Here, we build on existing computational approaches to improve prediction of TF binding positions without adding additional biases that may narrow the scope of application. We recently showed [25] that extensive repetition of Gibbs sampling on the same set of upstream promoters, termed ensemble Gibbs sampling (see Methods), yields a power-law distribution of hits per nucleotide in each promoter: few nucleotides are selected very frequently, while the majority of nucleotides (also representing the majority of the Gibbs sampling results) are identified infrequently and do not correspond to biologically relevant results. Simple positional clustering to select the most frequently recurring nucleotides improves accuracy of TFBS identification [25]. Here we show positional clustering can be substantially improved by considering joint occurrences of nucleotides in the same motif. These joint probabilities can be represented as a binding site graph (BSG).

Using a well-established benchmark, we compare the predictive power of BSGs to 13 other TFBS prediction algorithms [13]. On yeast datasets, BSGs significantly outperform all previously evaluated algorithms in nearly every measure. In particular, the high percentage of correct predictions (PPV, positive predictive value) indicates that the approach is useful for directing downstream experimental research. Performance on non-yeast benchmarks, however, is dramatically worse, signifying that more research is required to reliably predict fly and mammalian regulatory motifs. We also find that BSG predictions are robust to the choice and length of input promoters, and thus more likely to succeed with limited or noisy experimental data. Encouraged by performance on yeast benchmarks, we use BSGs to predict the condition-specific nucleotide specificity for most known TFs in the Saccharomyces cerevisiae genome. Predictions for previously characterized TFs closely agree with previous experimental and computational studies. In addition, we predict 53 novel binding specificities, 16 at high statistical significance.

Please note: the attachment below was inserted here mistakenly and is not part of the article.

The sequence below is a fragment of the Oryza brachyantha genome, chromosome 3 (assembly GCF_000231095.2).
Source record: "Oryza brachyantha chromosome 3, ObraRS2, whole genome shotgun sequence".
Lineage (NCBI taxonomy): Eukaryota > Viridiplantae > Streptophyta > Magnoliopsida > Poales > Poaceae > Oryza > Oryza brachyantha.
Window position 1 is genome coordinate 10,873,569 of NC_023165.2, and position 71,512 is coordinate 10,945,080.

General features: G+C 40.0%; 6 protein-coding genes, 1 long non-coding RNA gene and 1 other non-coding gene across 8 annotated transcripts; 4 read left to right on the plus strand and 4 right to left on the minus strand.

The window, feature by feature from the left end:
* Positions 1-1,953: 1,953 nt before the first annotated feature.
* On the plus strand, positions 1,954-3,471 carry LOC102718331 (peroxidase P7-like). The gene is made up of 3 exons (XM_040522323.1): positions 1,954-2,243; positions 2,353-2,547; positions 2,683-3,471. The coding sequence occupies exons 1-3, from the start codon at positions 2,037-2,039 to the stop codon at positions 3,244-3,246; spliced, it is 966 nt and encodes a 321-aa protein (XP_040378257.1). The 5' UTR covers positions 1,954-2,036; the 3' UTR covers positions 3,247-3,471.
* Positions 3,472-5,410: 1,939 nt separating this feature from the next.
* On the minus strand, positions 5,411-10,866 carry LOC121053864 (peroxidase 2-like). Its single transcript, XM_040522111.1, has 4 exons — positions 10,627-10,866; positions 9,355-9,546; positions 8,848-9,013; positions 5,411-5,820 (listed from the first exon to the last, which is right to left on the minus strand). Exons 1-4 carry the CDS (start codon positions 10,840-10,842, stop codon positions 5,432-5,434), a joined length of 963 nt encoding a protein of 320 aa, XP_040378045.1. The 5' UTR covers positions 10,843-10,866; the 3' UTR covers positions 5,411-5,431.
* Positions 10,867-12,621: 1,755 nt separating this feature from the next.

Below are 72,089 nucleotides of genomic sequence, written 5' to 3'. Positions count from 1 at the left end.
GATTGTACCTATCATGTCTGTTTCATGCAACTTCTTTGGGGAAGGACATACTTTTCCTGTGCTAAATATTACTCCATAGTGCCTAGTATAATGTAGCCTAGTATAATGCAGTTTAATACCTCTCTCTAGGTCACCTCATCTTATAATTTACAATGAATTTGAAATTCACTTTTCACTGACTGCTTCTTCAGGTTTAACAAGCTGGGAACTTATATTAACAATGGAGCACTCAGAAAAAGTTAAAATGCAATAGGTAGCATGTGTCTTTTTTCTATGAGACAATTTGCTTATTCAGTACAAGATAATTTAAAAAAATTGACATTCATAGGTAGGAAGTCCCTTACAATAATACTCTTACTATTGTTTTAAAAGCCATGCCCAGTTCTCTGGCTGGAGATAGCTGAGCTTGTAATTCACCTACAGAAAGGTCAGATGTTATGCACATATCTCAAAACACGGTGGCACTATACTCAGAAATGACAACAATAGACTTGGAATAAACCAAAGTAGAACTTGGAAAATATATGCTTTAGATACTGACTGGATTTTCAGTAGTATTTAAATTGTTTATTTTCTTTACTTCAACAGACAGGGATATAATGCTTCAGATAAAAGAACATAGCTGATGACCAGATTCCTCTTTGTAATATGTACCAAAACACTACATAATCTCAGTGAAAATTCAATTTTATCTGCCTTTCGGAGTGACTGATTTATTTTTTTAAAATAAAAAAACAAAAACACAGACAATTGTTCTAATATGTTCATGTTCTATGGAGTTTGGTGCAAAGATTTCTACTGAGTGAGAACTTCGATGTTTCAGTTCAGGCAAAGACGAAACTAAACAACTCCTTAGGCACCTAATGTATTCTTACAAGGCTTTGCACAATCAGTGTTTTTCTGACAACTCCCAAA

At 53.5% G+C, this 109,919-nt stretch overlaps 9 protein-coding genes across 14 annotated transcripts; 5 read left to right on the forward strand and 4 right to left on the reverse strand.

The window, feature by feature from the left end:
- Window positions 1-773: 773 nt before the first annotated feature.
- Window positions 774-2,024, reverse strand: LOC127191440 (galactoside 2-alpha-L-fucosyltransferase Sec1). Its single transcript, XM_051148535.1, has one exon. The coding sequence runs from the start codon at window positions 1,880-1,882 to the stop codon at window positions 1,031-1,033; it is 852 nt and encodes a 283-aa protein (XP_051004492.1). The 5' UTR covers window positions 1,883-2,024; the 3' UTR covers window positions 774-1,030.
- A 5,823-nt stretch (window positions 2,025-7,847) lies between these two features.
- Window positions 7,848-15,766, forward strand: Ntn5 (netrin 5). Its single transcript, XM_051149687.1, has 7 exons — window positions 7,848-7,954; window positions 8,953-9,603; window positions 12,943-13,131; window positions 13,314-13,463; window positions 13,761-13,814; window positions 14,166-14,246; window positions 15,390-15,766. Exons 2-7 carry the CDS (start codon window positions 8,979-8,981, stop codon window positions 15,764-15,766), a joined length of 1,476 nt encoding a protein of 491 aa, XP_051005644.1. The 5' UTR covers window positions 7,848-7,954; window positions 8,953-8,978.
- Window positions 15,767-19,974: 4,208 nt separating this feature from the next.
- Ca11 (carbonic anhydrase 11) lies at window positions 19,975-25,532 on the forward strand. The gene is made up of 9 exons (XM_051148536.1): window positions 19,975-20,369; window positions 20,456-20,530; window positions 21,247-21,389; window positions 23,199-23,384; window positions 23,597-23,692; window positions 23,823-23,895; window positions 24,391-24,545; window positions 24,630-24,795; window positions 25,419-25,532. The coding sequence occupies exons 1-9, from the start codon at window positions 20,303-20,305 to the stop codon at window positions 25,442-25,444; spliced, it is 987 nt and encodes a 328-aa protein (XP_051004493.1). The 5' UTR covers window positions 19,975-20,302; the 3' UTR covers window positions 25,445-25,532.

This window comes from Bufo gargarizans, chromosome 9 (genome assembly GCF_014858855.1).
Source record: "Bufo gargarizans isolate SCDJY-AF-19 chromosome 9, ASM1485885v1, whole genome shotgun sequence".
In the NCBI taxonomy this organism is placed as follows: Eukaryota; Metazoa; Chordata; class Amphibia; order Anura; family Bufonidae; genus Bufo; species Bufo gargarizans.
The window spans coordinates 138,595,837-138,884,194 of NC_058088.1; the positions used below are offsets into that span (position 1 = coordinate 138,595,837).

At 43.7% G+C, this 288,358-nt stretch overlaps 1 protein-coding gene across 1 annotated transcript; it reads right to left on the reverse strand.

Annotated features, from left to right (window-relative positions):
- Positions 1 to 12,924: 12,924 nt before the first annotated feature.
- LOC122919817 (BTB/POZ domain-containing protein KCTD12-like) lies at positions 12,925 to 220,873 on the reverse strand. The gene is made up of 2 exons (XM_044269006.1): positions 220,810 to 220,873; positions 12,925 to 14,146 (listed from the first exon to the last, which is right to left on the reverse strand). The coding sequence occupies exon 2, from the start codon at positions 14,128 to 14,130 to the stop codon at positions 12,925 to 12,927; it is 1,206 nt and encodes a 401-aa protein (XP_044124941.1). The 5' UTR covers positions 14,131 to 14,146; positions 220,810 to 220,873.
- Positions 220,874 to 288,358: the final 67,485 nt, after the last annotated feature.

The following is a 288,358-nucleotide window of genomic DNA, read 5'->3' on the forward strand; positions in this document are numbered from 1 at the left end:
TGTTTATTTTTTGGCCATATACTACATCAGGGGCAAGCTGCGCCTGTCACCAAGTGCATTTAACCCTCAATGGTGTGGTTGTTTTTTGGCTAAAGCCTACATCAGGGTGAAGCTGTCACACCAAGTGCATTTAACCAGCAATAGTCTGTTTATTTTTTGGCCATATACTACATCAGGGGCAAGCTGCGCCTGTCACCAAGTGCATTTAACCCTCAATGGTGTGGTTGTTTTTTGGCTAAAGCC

## Results